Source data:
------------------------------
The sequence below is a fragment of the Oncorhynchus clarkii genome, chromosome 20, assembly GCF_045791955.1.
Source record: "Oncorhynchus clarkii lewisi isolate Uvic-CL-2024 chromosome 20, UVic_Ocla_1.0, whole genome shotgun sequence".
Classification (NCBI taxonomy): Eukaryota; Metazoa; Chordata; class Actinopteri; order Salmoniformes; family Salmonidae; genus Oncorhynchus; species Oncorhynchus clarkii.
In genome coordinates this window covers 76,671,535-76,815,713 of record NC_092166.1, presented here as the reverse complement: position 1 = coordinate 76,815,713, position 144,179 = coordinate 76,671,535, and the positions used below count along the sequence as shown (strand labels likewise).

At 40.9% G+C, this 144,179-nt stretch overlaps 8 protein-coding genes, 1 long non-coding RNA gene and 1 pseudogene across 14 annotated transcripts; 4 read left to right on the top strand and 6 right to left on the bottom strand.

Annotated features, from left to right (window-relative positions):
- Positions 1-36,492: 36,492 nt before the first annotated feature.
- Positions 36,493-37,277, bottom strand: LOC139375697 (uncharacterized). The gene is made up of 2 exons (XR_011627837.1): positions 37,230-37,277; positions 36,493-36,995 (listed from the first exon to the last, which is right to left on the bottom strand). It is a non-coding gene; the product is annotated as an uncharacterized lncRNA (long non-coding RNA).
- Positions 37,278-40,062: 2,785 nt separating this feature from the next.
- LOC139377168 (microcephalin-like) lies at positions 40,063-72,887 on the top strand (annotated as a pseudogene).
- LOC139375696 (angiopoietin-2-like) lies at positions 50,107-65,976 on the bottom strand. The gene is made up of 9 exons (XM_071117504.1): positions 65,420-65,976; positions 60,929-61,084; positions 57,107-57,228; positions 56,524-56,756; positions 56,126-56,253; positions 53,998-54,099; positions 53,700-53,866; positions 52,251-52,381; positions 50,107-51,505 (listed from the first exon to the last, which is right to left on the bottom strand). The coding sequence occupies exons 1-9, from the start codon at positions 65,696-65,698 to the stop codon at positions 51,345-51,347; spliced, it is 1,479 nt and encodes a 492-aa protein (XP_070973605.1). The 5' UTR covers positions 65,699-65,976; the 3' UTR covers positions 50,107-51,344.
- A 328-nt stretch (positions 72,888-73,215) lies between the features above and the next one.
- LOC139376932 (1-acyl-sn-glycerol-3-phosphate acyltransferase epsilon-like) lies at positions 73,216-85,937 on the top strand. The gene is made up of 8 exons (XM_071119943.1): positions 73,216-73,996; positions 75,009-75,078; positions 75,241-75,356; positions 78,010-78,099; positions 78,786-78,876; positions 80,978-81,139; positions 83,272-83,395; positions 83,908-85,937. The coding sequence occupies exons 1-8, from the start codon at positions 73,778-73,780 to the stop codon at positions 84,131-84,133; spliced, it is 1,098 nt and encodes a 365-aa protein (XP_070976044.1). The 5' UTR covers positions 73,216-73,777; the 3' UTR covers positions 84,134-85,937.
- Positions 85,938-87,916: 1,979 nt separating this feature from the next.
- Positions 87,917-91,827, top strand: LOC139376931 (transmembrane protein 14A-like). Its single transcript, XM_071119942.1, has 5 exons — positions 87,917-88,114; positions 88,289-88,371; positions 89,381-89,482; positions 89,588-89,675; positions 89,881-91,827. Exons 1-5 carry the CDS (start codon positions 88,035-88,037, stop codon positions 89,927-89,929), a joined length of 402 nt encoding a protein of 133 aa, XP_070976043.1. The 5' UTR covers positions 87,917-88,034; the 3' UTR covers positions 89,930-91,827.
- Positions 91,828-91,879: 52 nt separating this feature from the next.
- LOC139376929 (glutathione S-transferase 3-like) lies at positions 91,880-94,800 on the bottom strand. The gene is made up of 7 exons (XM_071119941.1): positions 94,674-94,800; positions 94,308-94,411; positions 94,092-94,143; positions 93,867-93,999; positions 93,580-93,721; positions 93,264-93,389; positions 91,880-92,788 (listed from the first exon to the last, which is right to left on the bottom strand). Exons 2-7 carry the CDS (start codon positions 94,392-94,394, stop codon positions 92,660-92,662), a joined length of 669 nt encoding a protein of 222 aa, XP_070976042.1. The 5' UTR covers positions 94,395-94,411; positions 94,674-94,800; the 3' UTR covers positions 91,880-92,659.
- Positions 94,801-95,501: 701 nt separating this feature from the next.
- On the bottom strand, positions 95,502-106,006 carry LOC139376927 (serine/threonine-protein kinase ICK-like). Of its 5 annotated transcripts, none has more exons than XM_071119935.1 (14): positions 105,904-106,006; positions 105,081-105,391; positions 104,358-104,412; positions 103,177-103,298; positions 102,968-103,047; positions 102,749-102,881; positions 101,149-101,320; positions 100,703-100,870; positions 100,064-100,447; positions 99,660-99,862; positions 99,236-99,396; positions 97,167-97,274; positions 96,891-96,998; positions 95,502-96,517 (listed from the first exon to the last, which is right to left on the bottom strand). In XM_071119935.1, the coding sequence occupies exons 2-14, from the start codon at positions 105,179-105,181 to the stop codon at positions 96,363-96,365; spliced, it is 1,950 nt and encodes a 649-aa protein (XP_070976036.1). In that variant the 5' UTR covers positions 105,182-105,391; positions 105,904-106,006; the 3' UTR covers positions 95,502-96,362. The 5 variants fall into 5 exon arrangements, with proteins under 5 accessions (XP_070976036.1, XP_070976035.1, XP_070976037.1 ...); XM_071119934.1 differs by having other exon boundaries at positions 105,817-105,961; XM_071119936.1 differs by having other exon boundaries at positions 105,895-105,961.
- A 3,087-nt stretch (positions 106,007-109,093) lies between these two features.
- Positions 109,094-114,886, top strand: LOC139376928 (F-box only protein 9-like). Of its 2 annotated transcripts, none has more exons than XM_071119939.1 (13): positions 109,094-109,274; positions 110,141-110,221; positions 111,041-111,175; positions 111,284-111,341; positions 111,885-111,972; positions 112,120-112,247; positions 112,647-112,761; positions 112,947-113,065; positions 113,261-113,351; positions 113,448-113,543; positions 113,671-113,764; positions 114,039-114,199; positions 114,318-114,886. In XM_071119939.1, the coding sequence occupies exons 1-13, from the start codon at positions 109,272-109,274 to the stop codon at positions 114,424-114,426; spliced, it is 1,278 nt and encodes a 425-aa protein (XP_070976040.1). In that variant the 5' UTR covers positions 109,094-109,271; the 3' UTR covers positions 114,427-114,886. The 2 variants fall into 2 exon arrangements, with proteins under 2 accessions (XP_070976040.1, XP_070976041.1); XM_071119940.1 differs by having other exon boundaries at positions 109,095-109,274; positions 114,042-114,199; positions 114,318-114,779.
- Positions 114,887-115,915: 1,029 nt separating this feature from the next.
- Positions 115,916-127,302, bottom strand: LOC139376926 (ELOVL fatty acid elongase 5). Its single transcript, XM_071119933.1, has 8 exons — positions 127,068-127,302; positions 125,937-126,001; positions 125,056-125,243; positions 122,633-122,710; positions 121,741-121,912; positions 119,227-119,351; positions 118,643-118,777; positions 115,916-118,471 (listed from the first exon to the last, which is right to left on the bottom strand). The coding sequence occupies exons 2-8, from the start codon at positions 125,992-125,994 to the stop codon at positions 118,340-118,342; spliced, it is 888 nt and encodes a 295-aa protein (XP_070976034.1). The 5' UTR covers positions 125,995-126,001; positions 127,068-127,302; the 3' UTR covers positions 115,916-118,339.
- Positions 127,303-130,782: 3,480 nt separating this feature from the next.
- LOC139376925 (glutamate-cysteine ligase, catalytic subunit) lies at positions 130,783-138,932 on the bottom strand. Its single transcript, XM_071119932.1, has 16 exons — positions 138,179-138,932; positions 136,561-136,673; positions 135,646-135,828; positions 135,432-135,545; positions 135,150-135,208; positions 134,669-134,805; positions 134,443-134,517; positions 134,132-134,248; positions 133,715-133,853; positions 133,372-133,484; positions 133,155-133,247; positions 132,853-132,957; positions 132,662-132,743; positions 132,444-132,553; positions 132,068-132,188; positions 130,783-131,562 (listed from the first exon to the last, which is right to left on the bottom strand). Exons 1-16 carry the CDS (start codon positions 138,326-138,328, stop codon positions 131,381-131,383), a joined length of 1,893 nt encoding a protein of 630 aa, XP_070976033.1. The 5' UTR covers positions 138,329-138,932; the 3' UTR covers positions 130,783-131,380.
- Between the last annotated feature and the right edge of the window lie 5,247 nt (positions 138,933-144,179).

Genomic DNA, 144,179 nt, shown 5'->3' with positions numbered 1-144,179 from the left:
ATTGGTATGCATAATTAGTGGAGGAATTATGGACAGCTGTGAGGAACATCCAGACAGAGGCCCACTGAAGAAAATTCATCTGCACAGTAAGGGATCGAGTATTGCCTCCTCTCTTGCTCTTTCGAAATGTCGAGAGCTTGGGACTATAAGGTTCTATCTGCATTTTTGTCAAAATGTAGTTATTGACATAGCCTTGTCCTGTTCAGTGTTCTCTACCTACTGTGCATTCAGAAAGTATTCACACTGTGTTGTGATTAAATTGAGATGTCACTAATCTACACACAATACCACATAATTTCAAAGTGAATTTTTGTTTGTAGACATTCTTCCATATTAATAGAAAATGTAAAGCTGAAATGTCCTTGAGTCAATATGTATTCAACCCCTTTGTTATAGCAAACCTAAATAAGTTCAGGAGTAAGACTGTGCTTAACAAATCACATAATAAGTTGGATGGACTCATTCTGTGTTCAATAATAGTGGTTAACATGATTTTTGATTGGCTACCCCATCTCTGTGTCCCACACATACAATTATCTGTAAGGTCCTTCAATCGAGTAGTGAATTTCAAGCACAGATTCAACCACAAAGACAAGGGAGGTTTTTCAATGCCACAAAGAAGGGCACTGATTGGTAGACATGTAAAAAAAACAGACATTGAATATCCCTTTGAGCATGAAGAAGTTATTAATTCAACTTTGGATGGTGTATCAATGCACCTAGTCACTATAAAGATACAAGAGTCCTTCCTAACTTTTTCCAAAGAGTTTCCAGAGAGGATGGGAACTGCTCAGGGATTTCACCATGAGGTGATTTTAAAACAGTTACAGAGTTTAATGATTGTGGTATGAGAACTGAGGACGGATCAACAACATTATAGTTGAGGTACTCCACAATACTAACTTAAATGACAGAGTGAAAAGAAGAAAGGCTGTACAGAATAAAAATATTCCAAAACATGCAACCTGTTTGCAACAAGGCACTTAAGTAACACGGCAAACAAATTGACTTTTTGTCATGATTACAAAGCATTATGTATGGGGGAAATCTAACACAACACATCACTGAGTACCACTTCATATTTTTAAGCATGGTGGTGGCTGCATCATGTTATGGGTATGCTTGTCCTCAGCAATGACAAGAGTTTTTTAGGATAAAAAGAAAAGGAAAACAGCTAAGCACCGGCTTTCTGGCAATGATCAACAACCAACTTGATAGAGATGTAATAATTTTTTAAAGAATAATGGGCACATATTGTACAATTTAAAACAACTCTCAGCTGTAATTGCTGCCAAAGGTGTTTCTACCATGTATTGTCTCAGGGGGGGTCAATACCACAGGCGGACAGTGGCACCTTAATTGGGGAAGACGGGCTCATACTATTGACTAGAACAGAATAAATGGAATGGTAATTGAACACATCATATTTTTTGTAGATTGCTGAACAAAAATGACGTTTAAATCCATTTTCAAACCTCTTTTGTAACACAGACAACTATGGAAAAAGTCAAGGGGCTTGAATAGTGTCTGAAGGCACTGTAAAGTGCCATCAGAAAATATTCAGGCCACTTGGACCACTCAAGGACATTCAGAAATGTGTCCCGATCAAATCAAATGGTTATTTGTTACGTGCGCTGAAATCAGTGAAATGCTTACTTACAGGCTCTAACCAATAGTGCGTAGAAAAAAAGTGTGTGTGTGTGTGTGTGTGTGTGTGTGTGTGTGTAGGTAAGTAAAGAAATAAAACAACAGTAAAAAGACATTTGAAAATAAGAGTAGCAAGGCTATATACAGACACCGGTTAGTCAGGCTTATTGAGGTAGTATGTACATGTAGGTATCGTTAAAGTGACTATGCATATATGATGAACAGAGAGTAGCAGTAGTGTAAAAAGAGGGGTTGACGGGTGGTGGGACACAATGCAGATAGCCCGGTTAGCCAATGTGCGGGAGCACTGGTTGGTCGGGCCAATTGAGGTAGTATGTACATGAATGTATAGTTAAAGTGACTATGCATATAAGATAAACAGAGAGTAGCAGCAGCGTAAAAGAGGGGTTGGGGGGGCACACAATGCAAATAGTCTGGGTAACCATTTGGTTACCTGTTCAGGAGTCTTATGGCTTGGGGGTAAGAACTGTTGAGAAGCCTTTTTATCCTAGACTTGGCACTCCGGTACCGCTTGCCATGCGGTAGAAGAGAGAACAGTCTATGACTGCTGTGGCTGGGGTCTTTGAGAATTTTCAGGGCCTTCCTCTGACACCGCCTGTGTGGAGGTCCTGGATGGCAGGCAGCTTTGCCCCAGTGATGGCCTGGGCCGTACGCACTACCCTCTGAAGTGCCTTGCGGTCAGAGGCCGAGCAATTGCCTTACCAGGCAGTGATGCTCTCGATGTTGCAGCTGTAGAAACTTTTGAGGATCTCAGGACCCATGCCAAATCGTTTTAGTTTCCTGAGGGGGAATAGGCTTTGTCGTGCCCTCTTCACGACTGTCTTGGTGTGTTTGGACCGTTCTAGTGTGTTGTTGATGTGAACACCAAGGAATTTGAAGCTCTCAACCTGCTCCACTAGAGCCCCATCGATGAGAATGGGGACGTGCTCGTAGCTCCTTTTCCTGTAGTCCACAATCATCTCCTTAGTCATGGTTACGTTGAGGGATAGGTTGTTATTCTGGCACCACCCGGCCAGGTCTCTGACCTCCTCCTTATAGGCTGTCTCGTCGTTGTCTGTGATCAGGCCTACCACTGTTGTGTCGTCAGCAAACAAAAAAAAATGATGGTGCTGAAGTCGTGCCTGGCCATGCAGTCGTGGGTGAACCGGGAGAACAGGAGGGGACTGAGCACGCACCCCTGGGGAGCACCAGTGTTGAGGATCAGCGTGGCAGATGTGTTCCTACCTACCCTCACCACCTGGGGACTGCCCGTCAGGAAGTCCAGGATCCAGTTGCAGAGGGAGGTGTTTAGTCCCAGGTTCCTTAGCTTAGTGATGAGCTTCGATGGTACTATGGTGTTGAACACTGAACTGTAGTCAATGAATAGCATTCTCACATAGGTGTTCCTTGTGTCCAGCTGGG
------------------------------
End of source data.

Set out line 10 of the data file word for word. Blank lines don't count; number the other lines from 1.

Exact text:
- LOC139377168 (microcephalin-like) lies at positions 40,063-72,887 on the top strand (annotated as a pseudogene).